From an article in today’s Guardian:
Those asking for this surgery on the NHS, Creighton says, “can be very young – sometimes as young as 10 or 11. Mostly they’re in their late teens or early 20s. There are two pairs of labia: the fat pads on each side and the thinner, slightly more frilly skin on the inside. The ideal these women want is not to be able to see their labia minora at all. That is the image from porno-graphy and magazines. Because of shaving and fashions in underwear, this part of the body is more visible now. And everyone is more exposed to these images of a ‘perfect’ body, so people feel pressured to look a certain way.” She argues that women are aiming for “a certain genital appearance that used to be an obligation only for some glamour models”. The report warns of a culture where a “homogenised, pre-pubescent genital appearance” is therefore being perceived as the norm.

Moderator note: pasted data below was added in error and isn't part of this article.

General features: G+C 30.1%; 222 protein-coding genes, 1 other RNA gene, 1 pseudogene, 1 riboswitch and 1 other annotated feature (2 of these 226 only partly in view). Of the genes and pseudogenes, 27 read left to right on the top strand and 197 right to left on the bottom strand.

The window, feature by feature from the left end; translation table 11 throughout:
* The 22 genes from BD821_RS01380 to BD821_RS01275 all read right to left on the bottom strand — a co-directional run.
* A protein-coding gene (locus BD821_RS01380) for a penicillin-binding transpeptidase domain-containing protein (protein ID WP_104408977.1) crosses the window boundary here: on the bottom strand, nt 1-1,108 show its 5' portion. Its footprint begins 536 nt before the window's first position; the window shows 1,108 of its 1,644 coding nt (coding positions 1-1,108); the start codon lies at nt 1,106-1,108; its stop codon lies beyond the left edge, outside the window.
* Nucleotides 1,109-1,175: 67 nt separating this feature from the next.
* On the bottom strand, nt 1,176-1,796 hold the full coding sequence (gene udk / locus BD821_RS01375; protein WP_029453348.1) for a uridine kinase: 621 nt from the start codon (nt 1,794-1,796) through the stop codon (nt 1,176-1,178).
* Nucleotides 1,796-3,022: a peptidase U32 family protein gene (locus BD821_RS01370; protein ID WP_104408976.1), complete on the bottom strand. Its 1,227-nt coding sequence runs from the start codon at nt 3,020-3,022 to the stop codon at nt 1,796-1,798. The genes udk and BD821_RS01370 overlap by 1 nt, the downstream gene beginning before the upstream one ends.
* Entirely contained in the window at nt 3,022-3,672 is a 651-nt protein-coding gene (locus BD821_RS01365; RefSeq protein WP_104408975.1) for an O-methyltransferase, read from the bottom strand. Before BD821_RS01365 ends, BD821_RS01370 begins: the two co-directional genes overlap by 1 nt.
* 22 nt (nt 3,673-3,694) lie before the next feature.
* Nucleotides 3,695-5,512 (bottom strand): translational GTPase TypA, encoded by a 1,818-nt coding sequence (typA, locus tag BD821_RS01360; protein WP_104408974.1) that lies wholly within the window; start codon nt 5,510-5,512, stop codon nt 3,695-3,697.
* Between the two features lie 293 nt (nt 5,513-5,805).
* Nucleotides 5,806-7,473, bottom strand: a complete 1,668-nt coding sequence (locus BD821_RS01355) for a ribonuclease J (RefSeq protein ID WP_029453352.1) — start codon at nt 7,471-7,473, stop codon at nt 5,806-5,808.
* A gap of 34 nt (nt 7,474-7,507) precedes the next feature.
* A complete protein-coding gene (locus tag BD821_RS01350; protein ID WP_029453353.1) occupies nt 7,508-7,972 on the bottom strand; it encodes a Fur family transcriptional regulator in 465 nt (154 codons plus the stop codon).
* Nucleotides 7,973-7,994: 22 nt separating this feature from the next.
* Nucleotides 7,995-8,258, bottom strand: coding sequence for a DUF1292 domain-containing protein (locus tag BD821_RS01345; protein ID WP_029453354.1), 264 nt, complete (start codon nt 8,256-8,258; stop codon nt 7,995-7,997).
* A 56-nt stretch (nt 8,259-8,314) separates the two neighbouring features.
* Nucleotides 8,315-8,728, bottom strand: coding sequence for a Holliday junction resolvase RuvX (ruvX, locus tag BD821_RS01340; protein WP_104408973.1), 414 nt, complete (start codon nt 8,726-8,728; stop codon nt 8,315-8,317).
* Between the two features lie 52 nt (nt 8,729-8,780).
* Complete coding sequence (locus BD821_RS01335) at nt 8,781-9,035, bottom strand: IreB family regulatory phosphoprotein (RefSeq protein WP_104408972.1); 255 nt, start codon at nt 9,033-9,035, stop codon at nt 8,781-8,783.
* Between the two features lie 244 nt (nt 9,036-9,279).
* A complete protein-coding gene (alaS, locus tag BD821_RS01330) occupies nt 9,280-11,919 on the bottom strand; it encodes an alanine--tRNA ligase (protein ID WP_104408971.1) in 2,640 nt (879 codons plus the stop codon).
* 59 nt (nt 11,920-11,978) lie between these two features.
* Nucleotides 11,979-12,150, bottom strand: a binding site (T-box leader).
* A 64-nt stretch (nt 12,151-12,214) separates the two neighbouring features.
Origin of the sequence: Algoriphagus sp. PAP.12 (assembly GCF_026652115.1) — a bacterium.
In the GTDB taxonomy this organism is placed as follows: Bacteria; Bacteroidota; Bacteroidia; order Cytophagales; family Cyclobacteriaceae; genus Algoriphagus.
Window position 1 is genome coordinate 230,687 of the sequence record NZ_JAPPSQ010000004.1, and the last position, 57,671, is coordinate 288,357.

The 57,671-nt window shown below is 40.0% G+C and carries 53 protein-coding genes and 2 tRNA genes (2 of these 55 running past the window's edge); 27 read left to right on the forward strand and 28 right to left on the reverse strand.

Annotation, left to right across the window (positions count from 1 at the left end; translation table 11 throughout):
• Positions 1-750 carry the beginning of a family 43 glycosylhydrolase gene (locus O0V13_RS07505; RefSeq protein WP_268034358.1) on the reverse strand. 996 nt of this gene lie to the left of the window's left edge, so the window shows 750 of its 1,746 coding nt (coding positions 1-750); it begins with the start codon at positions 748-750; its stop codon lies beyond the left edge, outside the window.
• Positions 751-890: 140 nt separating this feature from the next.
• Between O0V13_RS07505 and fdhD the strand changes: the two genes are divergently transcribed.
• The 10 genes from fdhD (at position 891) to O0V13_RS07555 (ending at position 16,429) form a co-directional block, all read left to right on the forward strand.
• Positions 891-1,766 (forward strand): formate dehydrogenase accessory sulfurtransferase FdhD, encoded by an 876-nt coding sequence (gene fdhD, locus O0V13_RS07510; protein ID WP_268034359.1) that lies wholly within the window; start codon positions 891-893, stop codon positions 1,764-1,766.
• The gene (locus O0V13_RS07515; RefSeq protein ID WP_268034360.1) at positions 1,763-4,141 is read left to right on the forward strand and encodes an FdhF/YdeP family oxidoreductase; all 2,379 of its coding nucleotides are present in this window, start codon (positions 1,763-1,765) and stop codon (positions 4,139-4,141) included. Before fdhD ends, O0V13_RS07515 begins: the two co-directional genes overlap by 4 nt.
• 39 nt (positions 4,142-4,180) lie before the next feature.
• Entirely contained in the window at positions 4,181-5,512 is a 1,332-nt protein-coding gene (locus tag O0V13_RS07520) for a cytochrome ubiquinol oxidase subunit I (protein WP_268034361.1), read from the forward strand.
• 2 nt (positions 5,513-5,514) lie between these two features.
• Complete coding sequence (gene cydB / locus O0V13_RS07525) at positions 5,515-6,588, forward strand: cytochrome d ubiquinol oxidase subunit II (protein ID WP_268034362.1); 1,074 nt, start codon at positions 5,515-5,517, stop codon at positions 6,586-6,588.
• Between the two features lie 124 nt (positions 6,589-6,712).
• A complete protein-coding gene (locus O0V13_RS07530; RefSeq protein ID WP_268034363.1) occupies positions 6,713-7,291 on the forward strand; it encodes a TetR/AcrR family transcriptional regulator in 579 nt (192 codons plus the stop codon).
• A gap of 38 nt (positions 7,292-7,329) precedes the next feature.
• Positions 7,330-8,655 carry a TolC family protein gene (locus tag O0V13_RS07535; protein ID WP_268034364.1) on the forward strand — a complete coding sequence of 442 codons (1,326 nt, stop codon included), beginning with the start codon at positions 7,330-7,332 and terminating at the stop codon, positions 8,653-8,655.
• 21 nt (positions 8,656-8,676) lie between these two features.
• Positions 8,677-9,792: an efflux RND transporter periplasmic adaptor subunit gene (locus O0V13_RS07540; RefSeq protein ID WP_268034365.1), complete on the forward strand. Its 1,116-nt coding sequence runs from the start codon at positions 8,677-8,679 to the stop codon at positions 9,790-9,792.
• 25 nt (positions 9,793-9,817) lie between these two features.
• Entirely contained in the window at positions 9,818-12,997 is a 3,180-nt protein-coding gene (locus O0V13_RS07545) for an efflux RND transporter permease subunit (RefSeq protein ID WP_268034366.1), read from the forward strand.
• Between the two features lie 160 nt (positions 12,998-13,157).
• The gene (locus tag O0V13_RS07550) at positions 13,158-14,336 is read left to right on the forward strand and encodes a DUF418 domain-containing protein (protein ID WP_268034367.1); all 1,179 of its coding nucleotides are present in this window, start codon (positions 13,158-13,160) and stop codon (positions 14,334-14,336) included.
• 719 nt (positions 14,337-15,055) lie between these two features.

As with any surgery, labiaplasty is potentially risky. Creighton says that there have been no studies into the after-effects or possible complications of labiaplasty, nor has there been any research into the impact on childbirth: she suggests that women who opt for this procedure might experience the same problems while giving birth as women who have undergone ritualistic female genital mutilations. Allison Henry, a US woman who had her labia reduced after a vaginal prolapse, recently wrote that the operation “was brutal. All [the] patients who say it doesn’t hurt are lying. I’d rather get my teeth pulled out than do that again.” In Anna’s case, she was unable to walk for two days after the operation, and was in recovery for six weeks.
One thing we have noticed is that people will have it done and then come back to have more taken off.